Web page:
Love him or hate him, you still have to respect American McGee for sticking to his convictions.
October 7, 2008
American is convinced that most children’s literature has been Disneyfied, that is, the more gruesome parts have either been removed or toned down for today’s namby pamby children who are so fat and lazy that they eschew playing with real Legos in favor of playing with virtual ones.
In fact, it is stated rather explicitly at the beginning of each Grimm episode that,“Once upon a time fairy tales were valuable cautionary yarns filled with dire warnings and sage advice. However, over time, the stories have become so watered down with cute woodland creatures and happy endings that they have lost their true meaning and purpose.”
Now why this upsets Mr. McGee so much I’m not sure, especially as today’s precocious tots are much more likely to be watching Director’s Cut, hi-def Blu-rays ofSaw IV or blowing away hookers in Grand Theft Auto IV than they are reading a smelly, old book.
American McGee’s Grimm is a collection of fairy tales on Gametap with a new episode available every week. To date, there have been eight installments - A Boy Learns What Fear Is, The Fisherman and His Wife, Little Red Riding Hood, Puss in Boots, The Girl Without Hands, Godfather Death, The Devil and His Three Golden Hairs and Beauty and the Beast. The entire series is to be comprised of twenty-four episodes broken into three segments of eight episodes apiece.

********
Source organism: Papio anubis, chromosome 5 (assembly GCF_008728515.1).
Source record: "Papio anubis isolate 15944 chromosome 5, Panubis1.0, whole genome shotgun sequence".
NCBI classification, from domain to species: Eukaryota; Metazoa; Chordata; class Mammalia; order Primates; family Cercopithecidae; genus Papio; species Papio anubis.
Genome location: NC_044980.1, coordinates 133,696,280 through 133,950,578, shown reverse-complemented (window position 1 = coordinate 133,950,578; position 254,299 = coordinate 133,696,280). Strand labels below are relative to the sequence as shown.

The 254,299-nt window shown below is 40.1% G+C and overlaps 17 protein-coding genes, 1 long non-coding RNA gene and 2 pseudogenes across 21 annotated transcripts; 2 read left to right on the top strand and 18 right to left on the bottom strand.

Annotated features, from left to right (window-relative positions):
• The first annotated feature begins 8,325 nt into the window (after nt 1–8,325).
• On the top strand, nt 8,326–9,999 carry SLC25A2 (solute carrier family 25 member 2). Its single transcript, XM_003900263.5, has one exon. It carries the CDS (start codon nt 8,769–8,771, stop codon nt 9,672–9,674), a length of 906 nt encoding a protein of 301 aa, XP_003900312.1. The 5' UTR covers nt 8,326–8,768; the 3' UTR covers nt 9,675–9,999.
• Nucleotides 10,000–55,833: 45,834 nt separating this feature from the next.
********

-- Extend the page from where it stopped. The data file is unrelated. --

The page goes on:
Each episode opens with the excellent Grimm’s theme song and then our narrator, Grimm himself, relates with sputtering venom the ‘watered-down’ version of this week’s fairy tale. The story is nicely presented by strange string puppets that jiggle about like they are having an epileptic seizure. The voice acting, for both the opening and closing story, is splendid all the way around. These wrap-arounds for Grimm and his puppets are voiced by voice-over veteran Roger Jackson whose industry credits go all the way back to Roberta Williams’ King’s Quest VII: The Princeless Bride in 1994. Each story then concludes with a satisfied Grimm retelling the story in its original form.